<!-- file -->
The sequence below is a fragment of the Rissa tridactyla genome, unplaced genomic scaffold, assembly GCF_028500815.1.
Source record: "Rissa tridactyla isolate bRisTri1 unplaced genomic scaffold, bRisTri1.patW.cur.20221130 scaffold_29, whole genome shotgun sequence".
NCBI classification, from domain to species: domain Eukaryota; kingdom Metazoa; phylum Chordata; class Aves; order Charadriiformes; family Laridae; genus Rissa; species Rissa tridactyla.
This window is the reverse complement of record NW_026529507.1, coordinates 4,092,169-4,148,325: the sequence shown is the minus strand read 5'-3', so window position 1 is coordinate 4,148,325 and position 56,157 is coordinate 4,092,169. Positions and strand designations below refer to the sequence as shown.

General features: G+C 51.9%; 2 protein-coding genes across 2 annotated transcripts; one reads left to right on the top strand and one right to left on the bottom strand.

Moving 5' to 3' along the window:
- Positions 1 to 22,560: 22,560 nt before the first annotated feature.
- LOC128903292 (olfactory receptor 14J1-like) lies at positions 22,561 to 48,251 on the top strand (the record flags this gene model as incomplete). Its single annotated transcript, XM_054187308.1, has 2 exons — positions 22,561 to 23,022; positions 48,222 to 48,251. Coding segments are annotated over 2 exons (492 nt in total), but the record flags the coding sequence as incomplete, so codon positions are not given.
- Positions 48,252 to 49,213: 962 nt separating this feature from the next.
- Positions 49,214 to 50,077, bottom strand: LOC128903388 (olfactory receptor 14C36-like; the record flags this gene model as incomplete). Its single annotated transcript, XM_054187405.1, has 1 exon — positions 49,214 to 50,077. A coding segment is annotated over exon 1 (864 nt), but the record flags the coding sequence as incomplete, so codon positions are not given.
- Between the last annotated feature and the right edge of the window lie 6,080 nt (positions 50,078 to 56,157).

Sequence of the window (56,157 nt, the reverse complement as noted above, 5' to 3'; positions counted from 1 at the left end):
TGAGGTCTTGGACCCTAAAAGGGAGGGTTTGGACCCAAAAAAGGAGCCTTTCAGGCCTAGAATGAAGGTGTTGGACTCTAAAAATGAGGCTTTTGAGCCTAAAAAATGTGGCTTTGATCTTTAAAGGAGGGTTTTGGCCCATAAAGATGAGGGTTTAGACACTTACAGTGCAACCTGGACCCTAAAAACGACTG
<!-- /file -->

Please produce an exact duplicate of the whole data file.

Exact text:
The sequence below is a fragment of the Rissa tridactyla genome, unplaced genomic scaffold, assembly GCF_028500815.1.
Source record: "Rissa tridactyla isolate bRisTri1 unplaced genomic scaffold, bRisTri1.patW.cur.20221130 scaffold_29, whole genome shotgun sequence".
NCBI classification, from domain to species: domain Eukaryota; kingdom Metazoa; phylum Chordata; class Aves; order Charadriiformes; family Laridae; genus Rissa; species Rissa tridactyla.
This window is the reverse complement of record NW_026529507.1, coordinates 4,092,169-4,148,325: the sequence shown is the minus strand read 5'-3', so window position 1 is coordinate 4,148,325 and position 56,157 is coordinate 4,092,169. Positions and strand designations below refer to the sequence as shown.

General features: G+C 51.9%; 2 protein-coding genes across 2 annotated transcripts; one reads left to right on the top strand and one right to left on the bottom strand.

Moving 5' to 3' along the window:
- Positions 1 to 22,560: 22,560 nt before the first annotated feature.
- LOC128903292 (olfactory receptor 14J1-like) lies at positions 22,561 to 48,251 on the top strand (the record flags this gene model as incomplete). Its single annotated transcript, XM_054187308.1, has 2 exons — positions 22,561 to 23,022; positions 48,222 to 48,251. Coding segments are annotated over 2 exons (492 nt in total), but the record flags the coding sequence as incomplete, so codon positions are not given.
- Positions 48,252 to 49,213: 962 nt separating this feature from the next.
- Positions 49,214 to 50,077, bottom strand: LOC128903388 (olfactory receptor 14C36-like; the record flags this gene model as incomplete). Its single annotated transcript, XM_054187405.1, has 1 exon — positions 49,214 to 50,077. A coding segment is annotated over exon 1 (864 nt), but the record flags the coding sequence as incomplete, so codon positions are not given.
- Between the last annotated feature and the right edge of the window lie 6,080 nt (positions 50,078 to 56,157).

Sequence of the window (56,157 nt, the reverse complement as noted above, 5' to 3'; positions counted from 1 at the left end):
TGAGGTCTTGGACCCTAAAAGGGAGGGTTTGGACCCAAAAAAGGAGCCTTTCAGGCCTAGAATGAAGGTGTTGGACTCTAAAAATGAGGCTTTTGAGCCTAAAAAATGTGGCTTTGATCTTTAAAGGAGGGTTTTGGCCCATAAAGATGAGGGTTTAGACACTTACAGTGCAACCTGGACCCTAAAAACGACTG